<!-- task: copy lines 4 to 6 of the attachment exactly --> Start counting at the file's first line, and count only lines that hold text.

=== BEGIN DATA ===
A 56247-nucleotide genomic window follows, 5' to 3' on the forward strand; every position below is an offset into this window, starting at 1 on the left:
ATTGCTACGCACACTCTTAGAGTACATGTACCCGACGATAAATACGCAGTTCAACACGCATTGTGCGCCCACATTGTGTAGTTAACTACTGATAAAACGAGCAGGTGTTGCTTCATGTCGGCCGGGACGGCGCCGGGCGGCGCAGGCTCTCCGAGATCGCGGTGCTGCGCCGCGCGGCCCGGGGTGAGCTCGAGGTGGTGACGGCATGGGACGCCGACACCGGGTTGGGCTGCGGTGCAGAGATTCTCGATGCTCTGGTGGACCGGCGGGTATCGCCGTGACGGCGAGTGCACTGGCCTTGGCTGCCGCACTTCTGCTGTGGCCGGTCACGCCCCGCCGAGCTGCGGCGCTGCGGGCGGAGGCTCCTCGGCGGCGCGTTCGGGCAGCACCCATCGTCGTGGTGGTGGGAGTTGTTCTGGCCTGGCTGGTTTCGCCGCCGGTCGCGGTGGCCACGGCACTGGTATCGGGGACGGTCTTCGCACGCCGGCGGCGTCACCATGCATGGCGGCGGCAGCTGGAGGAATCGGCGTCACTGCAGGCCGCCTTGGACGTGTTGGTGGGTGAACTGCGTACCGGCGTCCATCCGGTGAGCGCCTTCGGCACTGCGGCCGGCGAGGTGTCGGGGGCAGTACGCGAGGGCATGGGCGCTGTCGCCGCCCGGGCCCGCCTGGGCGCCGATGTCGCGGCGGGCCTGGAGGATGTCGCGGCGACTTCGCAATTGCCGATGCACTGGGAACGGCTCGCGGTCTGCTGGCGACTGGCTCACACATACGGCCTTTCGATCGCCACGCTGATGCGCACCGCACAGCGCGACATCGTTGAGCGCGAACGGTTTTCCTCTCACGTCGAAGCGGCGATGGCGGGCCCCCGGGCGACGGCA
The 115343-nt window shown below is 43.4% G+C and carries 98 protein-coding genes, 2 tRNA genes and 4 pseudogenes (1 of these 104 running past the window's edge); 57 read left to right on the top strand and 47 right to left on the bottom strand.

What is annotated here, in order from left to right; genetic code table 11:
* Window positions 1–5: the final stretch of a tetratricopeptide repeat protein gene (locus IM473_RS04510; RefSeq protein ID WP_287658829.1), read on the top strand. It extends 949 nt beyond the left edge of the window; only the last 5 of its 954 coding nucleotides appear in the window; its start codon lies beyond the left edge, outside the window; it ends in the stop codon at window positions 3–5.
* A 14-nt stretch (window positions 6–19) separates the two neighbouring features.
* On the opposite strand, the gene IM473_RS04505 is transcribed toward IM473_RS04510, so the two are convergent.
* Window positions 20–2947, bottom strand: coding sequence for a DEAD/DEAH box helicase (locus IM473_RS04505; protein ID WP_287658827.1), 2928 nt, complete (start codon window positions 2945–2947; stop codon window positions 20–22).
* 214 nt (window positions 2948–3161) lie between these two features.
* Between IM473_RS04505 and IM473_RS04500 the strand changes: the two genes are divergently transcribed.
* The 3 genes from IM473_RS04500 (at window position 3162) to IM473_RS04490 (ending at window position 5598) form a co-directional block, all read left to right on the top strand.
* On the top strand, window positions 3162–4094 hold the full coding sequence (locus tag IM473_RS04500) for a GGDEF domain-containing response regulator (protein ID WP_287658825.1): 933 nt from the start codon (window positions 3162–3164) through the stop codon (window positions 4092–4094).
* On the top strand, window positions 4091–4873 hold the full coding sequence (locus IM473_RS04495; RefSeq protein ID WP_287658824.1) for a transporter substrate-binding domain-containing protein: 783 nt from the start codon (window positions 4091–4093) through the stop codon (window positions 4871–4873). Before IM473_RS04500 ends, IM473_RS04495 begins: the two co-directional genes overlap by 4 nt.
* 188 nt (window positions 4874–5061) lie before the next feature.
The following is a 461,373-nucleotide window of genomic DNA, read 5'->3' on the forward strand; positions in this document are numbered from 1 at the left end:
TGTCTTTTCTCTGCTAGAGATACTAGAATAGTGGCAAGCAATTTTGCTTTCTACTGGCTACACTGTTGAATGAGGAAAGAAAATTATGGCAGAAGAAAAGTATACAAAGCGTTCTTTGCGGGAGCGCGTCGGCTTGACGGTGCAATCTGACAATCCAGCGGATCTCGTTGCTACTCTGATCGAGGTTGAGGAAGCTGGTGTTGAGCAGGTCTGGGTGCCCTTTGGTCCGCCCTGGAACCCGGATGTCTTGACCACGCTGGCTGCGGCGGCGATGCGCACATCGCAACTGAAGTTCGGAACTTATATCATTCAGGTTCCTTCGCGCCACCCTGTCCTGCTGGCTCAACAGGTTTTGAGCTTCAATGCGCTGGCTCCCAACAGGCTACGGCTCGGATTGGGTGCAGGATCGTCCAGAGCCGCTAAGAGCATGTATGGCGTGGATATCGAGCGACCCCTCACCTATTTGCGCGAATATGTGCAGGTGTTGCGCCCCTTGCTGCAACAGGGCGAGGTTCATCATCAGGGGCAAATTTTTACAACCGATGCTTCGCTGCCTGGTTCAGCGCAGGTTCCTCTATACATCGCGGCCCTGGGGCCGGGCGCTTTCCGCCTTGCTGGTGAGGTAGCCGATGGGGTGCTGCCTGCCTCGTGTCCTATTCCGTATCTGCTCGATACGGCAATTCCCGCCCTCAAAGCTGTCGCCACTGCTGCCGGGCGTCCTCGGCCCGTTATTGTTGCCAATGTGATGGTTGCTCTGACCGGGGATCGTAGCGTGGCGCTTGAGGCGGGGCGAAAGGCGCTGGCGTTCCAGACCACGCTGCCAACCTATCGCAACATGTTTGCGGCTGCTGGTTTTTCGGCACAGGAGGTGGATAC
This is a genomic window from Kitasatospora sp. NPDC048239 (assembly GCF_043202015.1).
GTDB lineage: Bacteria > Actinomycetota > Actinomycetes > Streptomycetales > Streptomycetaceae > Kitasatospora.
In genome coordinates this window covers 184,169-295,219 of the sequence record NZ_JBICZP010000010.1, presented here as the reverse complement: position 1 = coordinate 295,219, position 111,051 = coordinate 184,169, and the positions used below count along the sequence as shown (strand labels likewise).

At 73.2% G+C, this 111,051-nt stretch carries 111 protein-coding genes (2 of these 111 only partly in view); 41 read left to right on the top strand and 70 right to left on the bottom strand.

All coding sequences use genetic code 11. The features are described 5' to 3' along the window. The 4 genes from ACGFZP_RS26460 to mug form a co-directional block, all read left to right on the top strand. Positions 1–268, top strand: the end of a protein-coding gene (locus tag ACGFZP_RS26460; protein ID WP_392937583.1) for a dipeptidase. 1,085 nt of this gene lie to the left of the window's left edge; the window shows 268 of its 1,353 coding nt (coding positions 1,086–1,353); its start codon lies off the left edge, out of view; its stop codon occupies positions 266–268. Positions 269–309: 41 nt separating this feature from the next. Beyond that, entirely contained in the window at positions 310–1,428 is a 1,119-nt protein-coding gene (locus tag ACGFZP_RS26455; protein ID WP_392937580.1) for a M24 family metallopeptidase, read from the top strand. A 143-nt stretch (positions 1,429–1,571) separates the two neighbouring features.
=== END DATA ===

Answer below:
What is annotated here, in order from left to right; genetic code table 11:
* Window positions 1–5: the final stretch of a tetratricopeptide repeat protein gene (locus IM473_RS04510; RefSeq protein ID WP_287658829.1), read on the top strand. It extends 949 nt beyond the left edge of the window; only the last 5 of its 954 coding nucleotides appear in the window; its start codon lies beyond the left edge, outside the window; it ends in the stop codon at window positions 3–5.
* A 14-nt stretch (window positions 6–19) separates the two neighbouring features.